·      If stored with an individual can they easily be reached anytime?
·      What type of backup medium is being used?
o   Tape
§  How often are tapes replaced?
§  Cost of proper upkeep can add up
o   Cloud
§  What is the providers privacy policy?
§  What is the providers liability for lost data?
Patches and Software Updates
·      Are windows updates configured?
·      Are looking for Java updates
o   Can java be updated?
§  Some web applications can be an issue
o   Is it using automatic updates?
§  Again careful if you have sensitive web applications.
·      Are looking for Adobe updates?
o   Adobe products are among the most notorious for having frequently patched security holes
·      Are you updating you web browsers?
·      Other third-party applications
o   Third-party application updates are often the hardest type of patching to stay current on
Least Privileges
·      Do people run as admin on local computers?
o   Not making users local administrators and or leaving UAC turned on can limit and mitigate the effect of malware
·      File sharing permissions
o   Are there unused file shares on servers and desktops?
·      Do your administrators actively use domain administrator accounts or user accounts?
o   Using a domain admin account for general purpose can be a huge risk and makes it easy to comprise an environment
·      Use different passwords for different purposes
o   People tend to use the same password for everything
·      Are passwords written down or stored in a secured format?
o   Not uncommon to find password written on sticky notes in plain sight on or around a users desk
o   If stored is it in a place other people can easily access?
§  Physically written down in a desk drawer?
§  In a text file on the computer?
o   Many applications store passwords insecurely
§  Web browsers with saved passwords are notorious
·      Do users share passwords or use shared accounts?
o   This should be kept to a absolute minimum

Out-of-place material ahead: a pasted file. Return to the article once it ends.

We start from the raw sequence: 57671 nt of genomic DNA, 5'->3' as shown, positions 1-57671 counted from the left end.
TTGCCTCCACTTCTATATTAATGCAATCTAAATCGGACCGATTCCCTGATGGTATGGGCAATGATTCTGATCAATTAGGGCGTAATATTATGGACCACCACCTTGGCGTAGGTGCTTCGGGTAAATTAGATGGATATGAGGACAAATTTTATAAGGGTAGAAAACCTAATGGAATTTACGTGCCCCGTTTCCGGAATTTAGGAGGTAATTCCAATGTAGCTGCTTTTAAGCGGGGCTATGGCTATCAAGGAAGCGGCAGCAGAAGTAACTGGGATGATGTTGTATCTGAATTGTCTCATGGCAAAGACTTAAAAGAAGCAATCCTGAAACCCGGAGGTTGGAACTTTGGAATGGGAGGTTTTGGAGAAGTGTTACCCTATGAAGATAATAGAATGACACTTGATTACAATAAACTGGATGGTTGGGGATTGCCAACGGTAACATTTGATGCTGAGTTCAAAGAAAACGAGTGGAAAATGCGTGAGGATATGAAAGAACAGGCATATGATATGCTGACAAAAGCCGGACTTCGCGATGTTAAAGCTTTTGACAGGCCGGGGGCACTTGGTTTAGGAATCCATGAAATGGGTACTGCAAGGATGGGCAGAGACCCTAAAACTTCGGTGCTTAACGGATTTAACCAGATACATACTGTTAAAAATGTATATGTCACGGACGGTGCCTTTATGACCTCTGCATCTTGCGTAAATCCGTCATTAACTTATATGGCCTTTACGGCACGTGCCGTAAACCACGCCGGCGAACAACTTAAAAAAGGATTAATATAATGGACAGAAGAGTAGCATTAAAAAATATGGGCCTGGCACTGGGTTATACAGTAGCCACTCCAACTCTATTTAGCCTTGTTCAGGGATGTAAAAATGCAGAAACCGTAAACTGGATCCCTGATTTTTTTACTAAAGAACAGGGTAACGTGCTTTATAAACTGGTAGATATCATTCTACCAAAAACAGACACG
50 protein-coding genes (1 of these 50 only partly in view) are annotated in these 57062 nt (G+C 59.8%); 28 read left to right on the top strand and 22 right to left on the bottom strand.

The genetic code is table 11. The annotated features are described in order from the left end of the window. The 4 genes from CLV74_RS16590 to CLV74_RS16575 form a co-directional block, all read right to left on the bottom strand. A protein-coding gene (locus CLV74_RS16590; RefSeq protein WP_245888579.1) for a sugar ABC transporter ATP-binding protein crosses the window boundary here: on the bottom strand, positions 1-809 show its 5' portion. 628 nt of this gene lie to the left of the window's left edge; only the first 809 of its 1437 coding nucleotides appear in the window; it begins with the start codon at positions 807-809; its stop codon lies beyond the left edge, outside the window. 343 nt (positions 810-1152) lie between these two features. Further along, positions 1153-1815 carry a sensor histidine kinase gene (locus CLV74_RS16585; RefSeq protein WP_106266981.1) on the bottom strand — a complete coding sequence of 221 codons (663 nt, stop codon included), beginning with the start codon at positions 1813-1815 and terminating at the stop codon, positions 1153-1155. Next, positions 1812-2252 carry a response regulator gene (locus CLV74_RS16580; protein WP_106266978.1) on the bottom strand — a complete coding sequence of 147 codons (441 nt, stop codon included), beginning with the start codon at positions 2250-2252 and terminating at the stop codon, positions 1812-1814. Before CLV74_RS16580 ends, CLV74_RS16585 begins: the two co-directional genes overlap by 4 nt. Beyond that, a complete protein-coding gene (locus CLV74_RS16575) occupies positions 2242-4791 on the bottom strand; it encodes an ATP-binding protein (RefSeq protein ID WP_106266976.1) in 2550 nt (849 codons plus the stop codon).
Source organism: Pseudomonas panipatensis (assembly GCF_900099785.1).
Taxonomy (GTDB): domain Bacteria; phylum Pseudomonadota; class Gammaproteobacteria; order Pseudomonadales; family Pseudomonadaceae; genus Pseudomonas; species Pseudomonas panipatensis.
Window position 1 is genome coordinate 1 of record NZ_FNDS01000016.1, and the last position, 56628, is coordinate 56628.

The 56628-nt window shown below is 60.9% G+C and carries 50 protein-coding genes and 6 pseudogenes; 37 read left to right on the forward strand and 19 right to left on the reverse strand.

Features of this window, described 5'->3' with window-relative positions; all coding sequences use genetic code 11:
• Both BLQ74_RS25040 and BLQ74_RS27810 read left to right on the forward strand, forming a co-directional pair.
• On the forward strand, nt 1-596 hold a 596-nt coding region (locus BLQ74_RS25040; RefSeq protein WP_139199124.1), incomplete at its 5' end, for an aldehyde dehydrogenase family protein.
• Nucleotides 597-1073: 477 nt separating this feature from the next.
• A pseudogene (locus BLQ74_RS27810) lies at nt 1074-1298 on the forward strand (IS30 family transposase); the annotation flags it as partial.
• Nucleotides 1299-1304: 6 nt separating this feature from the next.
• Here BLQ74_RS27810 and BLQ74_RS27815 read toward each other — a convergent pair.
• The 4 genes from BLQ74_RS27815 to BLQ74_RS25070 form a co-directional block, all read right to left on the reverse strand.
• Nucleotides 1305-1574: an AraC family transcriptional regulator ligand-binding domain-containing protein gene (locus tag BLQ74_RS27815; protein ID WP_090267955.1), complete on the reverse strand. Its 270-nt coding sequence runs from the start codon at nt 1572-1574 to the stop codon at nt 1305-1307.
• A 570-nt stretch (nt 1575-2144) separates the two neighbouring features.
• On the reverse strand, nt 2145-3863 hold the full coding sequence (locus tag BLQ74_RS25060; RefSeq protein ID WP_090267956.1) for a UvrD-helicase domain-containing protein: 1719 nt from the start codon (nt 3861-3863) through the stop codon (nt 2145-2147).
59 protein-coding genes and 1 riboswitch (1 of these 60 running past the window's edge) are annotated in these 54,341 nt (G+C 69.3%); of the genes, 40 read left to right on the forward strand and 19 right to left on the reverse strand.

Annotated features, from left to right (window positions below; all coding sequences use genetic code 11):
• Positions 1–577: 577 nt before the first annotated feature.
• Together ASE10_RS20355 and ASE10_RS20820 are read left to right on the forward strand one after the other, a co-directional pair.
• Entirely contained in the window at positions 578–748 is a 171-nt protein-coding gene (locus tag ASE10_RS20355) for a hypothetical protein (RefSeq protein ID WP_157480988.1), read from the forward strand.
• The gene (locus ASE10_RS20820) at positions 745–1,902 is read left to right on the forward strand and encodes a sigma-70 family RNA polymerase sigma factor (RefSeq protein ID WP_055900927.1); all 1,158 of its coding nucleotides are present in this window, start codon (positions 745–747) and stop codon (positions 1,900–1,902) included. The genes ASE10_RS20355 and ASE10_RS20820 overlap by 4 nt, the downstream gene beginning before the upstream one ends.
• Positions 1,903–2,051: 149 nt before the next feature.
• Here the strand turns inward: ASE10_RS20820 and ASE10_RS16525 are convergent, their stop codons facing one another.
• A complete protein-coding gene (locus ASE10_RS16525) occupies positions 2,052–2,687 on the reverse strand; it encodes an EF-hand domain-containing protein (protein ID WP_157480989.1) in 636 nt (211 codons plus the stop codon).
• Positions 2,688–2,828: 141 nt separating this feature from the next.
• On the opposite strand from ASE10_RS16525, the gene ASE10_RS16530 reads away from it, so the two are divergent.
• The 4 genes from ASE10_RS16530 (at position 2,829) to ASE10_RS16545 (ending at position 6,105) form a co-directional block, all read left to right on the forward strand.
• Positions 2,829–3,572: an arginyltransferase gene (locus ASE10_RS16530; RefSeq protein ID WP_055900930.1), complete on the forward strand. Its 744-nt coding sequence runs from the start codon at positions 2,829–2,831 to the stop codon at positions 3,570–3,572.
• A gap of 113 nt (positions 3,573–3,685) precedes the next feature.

o   When looking at auditing trails how can you tell which user made a change?
·      Complexity requirements
o   How long do passwords last before needing to be changed?
§  Too long between changes is bad
§  If changing a password occurs too often users tend to write them down and often store them insecurely
o   How long are you passwords?
§  Absolute minimum should be 8
§  Recommended to uses long password phrases
§  More important then traditional complexity
o   Do you require specific character sets?
§  Less important then length
§  Most password crackers substitute common letter to symbol replacements (1 to !, a to @, s to $) as it tries different dictionary words
o   Are you passwords based on dictionary words?
§  Can easily be tested with password auditing
§  Dictionary words with numbers after then and or character substitution are not effective
·      Important but its not a silver bullet
·      Not about total prevention its but rather reducing your attack surface to manageable levels
·      Are you up to date on your subscriptions and definitions?
·      Do you have appropriate rules for traffic / email / content filtering
o   Are you blocking inbound traffic?
o   Are you blocking outbound traffic?
·      Are you blocking inbound traffic from regions you don’t do business in (you don’t do business outside the US so block traffic from china)
·      Are you using a VPN solution for remote access?
·      Are you using WPA/WPA2 with AES
o   WEP is NOT secure and very easily hacked
o   TKIP encryption has known flaws and not recommended
·      MAC address filtering doesn’t help
·      SSID cloaking can give a false sense of security and even be risk in itself and is not recommended
·      Do you have data that requires using disk encryption?
o   PGP / Truecrypt
·      Do you need email encryption
Data Removal
·      How do you decommission old computers?
·      Do you erase data before getting rid of a computer?
o   Just deleting from Windows is not enough and leaves the original files intact in a way that it can be easily extracted
o   Secure erase with third-party tools is recommended
Disaster Recovery
·      Do you have a disaster recovery plan?
o   Does it cover data loss?
o   Does it cover equipment loss?
§  Is there spare equipment available if needed?

Web GUI for IOU

Been a while since my last post. Lots of changes going on, new job, new place, and more so time has really been constrained. On a side note can't wait till Defcon 20. See you in Las Vegas!

I recently run across an interesting page about a web GUI for running IOU. I haven't had a chance to check it out yet but it seemed pretty cool.